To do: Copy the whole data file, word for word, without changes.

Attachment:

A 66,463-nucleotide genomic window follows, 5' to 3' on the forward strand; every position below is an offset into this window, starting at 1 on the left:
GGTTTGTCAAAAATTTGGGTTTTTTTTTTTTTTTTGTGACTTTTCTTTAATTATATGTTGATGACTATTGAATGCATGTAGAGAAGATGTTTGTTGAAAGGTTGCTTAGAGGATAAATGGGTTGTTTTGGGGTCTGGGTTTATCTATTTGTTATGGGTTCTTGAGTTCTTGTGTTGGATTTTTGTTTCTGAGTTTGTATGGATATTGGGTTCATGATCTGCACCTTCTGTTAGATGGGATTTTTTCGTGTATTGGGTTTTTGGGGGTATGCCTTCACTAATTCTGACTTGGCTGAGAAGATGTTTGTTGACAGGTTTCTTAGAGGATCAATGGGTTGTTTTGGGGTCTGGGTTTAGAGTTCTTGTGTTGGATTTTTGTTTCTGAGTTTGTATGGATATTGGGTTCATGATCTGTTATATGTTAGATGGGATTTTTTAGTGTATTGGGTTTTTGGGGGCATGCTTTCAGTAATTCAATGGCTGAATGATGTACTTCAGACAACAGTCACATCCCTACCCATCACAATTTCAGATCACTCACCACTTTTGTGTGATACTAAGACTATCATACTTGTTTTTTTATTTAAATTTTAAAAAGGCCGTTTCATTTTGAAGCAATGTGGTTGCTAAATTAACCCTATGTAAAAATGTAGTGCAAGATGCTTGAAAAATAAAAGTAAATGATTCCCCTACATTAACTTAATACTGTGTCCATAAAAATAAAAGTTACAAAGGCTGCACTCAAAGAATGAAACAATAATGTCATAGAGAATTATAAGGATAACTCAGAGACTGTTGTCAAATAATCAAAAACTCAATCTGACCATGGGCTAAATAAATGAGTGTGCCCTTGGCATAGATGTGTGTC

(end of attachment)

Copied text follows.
A 66,463-nucleotide genomic window follows, 5' to 3' on the forward strand; every position below is an offset into this window, starting at 1 on the left:
GGTTTGTCAAAAATTTGGGTTTTTTTTTTTTTTTTGTGACTTTTCTTTAATTATATGTTGATGACTATTGAATGCATGTAGAGAAGATGTTTGTTGAAAGGTTGCTTAGAGGATAAATGGGTTGTTTTGGGGTCTGGGTTTATCTATTTGTTATGGGTTCTTGAGTTCTTGTGTTGGATTTTTGTTTCTGAGTTTGTATGGATATTGGGTTCATGATCTGCACCTTCTGTTAGATGGGATTTTTTCGTGTATTGGGTTTTTGGGGGTATGCCTTCACTAATTCTGACTTGGCTGAGAAGATGTTTGTTGACAGGTTTCTTAGAGGATCAATGGGTTGTTTTGGGGTCTGGGTTTAGAGTTCTTGTGTTGGATTTTTGTTTCTGAGTTTGTATGGATATTGGGTTCATGATCTGTTATATGTTAGATGGGATTTTTTAGTGTATTGGGTTTTTGGGGGCATGCTTTCAGTAATTCAATGGCTGAATGATGTACTTCAGACAACAGTCACATCCCTACCCATCACAATTTCAGATCACTCACCACTTTTGTGTGATACTAAGACTATCATACTTGTTTTTTTATTTAAATTTTAAAAAGGCCGTTTCATTTTGAAGCAATGTGGTTGCTAAATTAACCCTATGTAAAAATGTAGTGCAAGATGCTTGAAAAATAAAAGTAAATGATTCCCCTACATTAACTTAATACTGTGTCCATAAAAATAAAAGTTACAAAGGCTGCACTCAAAGAATGAAACAATAATGTCATAGAGAATTATAAGGATAACTCAGAGACTGTTGTCAAATAATCAAAAACTCAATCTGACCATGGGCTAAATAAATGAGTGTGCCCTTGGCATAGATGTGTGTC